New Brunswick Medical Society calls for abortion access plan

The New Brunswick Medical Society is calling on the provincial government to develop a plan to make sure there are no barriers to access abortion in the province, but says the contentious two-doctor rule isn’t the problem.

Doctors' group says 2 doctor rule no different than any other procedure

Left to right: Jenna Knorr, Erica Knorr and Megan Aiken take part in a protest as pro-choice demonstrators rally at the New Brunswick Legislature in Fredericton on Thursday, April 17, 2014. Hundreds of people gathered in front of the New Brunswick legislature for a pro-choice rally aimed at getting the provincial government to fund abortions at private clinics. (David Smith/CP)

The New Brunswick Medical Society is calling on the provincial government to develop a plan to make sure there are no barriers to access abortion in the province, but says the contentious two-doctor rule isn’t the problem.

The recent closure of the private Morgentaler Clinic in Fredericton has led activists to call for the repeal of regulation 84-20 of the New Brunswick Medical Services Payment Act. It stipulates that abortions are paid for only if they are performed in one of two approved hospitals after being deemed medically necessary by two physicians.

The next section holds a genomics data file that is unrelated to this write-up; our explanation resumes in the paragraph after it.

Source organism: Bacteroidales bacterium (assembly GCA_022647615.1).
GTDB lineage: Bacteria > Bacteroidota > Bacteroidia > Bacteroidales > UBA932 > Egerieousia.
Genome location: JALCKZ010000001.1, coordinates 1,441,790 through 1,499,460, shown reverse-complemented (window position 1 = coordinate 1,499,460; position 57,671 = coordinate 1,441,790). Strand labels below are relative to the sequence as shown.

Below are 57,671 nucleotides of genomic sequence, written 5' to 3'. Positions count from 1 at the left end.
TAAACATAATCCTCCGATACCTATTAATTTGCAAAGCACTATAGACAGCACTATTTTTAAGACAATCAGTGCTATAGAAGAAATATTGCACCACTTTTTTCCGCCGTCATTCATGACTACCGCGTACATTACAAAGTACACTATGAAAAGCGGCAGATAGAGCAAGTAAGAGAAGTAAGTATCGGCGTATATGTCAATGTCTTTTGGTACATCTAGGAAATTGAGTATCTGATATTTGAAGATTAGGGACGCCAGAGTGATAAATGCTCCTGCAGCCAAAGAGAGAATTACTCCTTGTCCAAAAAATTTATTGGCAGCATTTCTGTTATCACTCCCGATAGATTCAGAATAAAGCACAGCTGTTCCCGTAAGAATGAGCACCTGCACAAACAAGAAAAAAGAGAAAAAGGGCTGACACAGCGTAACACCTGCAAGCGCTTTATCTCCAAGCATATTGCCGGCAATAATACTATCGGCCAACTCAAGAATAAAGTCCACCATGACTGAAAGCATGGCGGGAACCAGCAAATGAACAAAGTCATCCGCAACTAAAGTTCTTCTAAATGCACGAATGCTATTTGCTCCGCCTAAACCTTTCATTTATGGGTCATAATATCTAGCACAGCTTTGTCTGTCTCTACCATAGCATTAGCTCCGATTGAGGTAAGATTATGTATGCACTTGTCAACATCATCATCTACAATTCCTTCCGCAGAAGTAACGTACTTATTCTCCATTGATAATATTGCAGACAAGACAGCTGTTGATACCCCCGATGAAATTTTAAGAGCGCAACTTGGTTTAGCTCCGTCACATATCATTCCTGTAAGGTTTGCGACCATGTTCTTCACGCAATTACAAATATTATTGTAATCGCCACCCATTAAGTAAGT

Supporters of abortion rights, including NDP leader Dominic Cardy, say the two-doctor rule is one of the biggest restrictions to abortion access.

“The action is simple...pick up their pen and put a line through 84-20,” said Cardy during a recent pro-choice rally.

But the organization representing New Brunswick's doctors says that regulation isn't really the problem.

"It's the same as any other health issue,” said Dr. Camille Haddad, the society’s president-elect.

A doctor prepares for an abortion. The organization representing New Brunswick's doctors wants there to be fewer barriers to abortion in the province. (Ng Han Guan/Reuters)

Haddad says any procedure requires a referral from a family doctor and a consultation with a specialist.

"It's a decision between those two people, a family doctor and the woman, and the specialist and that's it,” he said.

Haddad says the barriers to access lie elsewhere. For example, some family doctors refuse to refer women for abortions and some hospitals lack the resources to perform them in a timely matter.

The society says it wants the New Brunswick government to come up with a plan to address those barriers.

No one from the Department of Health, or the abortion-rights group Reproductive Justice, responded to CBC’s request for comment on the society's statement.

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